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Demand for full-timers declines

Demand for full-timers declines

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Global economic instability and the high Australian dollar are forcing many employers to adopt greater workplace flexibility, resulting in unprecedented demand for temporary workers.

Global economic instability and the high Australian dollar are forcing many employers to adopt greater workplace flexibility, resulting in unprecedented demand for temporary workers.
According to the Adecco Group’s second edition of the Temporary Labour Report, temporary labour grew by 4 per cent in 2010/11, compared to 2.9 per cent growth for total employment over the same period.
Further growth is expected, with the temporary labour market to grow by 2.4 per cent in 2012, compared to 1.3 per cent for total employment.
“Temporary labour is an important factor in sustaining a competitive advantage in today’s marketplace, and even more so in this economic climate,” said Adecco Group CEO Jeff Doyle. “A temporary workforce gives employers the flexibility to efficiently manage the demand and supply fluctuations in their business.”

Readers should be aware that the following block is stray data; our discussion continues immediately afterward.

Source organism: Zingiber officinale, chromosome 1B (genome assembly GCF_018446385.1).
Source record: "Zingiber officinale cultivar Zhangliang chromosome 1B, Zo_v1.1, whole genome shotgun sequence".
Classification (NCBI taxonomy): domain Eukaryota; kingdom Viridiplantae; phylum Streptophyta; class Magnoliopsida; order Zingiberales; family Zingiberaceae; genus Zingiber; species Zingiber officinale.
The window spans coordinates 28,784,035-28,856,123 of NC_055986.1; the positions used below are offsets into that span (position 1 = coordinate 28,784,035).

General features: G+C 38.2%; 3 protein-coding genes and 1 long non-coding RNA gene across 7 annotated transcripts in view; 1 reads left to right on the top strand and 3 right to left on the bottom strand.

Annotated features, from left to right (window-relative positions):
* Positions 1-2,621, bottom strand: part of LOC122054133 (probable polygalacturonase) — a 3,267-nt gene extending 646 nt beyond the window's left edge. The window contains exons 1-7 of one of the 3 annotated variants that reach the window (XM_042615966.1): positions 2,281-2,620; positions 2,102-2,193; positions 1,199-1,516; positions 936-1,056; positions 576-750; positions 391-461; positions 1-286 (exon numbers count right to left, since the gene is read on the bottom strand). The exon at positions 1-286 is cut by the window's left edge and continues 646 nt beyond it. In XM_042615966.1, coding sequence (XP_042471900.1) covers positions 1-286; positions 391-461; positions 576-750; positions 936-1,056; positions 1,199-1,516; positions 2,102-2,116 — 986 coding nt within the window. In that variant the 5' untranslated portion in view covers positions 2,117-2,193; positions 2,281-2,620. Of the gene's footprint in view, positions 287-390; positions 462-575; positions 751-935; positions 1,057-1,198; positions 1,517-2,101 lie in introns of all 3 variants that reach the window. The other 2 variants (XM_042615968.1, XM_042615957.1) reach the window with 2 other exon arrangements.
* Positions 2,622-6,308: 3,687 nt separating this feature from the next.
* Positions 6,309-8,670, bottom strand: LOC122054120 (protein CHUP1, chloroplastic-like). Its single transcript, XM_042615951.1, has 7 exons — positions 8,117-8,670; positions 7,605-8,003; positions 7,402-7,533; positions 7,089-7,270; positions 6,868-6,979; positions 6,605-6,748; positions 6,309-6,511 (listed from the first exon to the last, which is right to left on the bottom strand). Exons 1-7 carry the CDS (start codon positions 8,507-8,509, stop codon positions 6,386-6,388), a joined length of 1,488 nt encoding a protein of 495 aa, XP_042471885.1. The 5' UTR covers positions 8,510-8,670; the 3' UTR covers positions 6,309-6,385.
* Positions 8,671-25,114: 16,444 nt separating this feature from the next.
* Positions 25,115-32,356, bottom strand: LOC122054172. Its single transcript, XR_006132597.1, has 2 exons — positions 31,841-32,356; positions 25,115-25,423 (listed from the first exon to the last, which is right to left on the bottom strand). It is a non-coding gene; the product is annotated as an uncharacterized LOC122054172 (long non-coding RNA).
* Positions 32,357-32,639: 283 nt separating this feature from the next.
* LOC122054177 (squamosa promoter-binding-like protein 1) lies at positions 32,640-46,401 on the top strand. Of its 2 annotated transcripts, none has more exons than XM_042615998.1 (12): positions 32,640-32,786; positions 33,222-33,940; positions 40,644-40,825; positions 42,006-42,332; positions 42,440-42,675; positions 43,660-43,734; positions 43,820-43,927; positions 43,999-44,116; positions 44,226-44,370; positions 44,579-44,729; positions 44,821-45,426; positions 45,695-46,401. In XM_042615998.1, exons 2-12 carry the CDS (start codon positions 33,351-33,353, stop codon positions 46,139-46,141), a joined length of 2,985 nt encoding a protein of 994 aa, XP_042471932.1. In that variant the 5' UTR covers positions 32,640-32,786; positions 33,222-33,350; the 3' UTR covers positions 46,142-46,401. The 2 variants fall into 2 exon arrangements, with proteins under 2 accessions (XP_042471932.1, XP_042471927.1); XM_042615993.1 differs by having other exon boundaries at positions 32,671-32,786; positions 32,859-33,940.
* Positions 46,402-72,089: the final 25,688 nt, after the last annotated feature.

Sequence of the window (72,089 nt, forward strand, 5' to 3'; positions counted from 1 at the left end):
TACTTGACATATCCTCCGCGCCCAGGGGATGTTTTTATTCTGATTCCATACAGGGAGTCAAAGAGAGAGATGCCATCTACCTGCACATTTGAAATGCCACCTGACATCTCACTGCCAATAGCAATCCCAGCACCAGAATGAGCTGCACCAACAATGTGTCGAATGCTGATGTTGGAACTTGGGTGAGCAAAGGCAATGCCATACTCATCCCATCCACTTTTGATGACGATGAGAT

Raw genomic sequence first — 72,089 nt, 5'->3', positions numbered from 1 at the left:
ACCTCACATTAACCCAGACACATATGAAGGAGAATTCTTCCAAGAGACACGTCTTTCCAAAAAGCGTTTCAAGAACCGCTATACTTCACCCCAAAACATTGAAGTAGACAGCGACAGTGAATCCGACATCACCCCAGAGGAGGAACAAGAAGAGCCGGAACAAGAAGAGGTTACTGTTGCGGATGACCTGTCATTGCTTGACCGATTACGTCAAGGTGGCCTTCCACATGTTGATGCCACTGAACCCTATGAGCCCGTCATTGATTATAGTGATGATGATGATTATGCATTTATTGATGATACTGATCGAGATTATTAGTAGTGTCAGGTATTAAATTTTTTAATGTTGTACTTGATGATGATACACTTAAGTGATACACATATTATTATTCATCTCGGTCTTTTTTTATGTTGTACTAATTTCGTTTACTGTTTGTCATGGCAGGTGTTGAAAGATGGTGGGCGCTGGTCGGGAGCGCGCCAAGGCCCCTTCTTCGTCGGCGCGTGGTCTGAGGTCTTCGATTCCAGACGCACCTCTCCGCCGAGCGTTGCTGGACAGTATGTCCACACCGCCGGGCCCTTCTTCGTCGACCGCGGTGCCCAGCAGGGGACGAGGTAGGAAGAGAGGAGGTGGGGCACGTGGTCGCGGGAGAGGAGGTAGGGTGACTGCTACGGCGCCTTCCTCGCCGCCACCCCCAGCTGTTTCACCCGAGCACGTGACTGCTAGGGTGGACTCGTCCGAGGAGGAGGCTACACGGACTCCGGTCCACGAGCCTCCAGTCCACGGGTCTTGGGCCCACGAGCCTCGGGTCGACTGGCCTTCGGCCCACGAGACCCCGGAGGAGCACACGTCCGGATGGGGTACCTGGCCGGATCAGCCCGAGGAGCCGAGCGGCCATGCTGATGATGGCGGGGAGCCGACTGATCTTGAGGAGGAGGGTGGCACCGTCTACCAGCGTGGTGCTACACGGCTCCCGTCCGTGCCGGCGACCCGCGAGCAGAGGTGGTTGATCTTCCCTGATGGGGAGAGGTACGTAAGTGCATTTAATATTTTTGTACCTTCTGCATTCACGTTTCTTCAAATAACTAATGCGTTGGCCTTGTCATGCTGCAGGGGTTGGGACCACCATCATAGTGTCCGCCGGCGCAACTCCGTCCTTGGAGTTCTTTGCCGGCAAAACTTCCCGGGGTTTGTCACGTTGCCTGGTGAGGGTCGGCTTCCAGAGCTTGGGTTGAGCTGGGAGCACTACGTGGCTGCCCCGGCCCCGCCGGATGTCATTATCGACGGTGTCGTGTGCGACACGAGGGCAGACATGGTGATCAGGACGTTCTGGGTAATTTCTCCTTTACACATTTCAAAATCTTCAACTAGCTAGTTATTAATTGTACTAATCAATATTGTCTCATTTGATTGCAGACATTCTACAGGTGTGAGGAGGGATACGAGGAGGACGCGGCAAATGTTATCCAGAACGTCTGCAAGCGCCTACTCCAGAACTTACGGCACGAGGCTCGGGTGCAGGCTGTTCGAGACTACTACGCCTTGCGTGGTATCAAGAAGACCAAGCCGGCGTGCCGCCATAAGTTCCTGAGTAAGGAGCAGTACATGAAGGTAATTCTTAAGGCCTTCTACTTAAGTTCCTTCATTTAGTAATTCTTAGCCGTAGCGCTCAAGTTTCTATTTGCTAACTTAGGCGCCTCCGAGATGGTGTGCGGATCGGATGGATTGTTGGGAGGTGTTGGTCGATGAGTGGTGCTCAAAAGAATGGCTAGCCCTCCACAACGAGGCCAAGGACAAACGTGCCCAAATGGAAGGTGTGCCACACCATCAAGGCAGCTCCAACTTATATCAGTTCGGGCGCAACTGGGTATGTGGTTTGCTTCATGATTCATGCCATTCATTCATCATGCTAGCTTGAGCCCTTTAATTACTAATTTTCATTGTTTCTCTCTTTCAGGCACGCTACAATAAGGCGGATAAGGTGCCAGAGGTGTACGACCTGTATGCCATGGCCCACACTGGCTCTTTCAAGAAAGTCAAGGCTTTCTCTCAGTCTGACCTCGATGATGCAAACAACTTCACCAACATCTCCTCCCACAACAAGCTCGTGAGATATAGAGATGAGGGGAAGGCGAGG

According to Doyle, the profile of temporary labour continues to change in Australia and increasingly includes office-type roles.
“Historically, physical labour jobs made up the majority of the temporary workforce but this has shifted to incorporate all types of roles, across all industries, as organisations ranging from ASX Top 100 companies to small businesses increase the efficiency of their workforce and their access to specialist skills or expertise when required.”
Doyle added that it is not just employers wanting greater flexibility in the workplace.
“In 2012 the Temporary Labour Report found that the number one reason employees choose temporary work is to maintain a flexible lifestyle (41 per cent), while 32 per cent see it as a stepping stone to a full-time position and 27 per cent say it is difficult to secure a permanent role,” he said.
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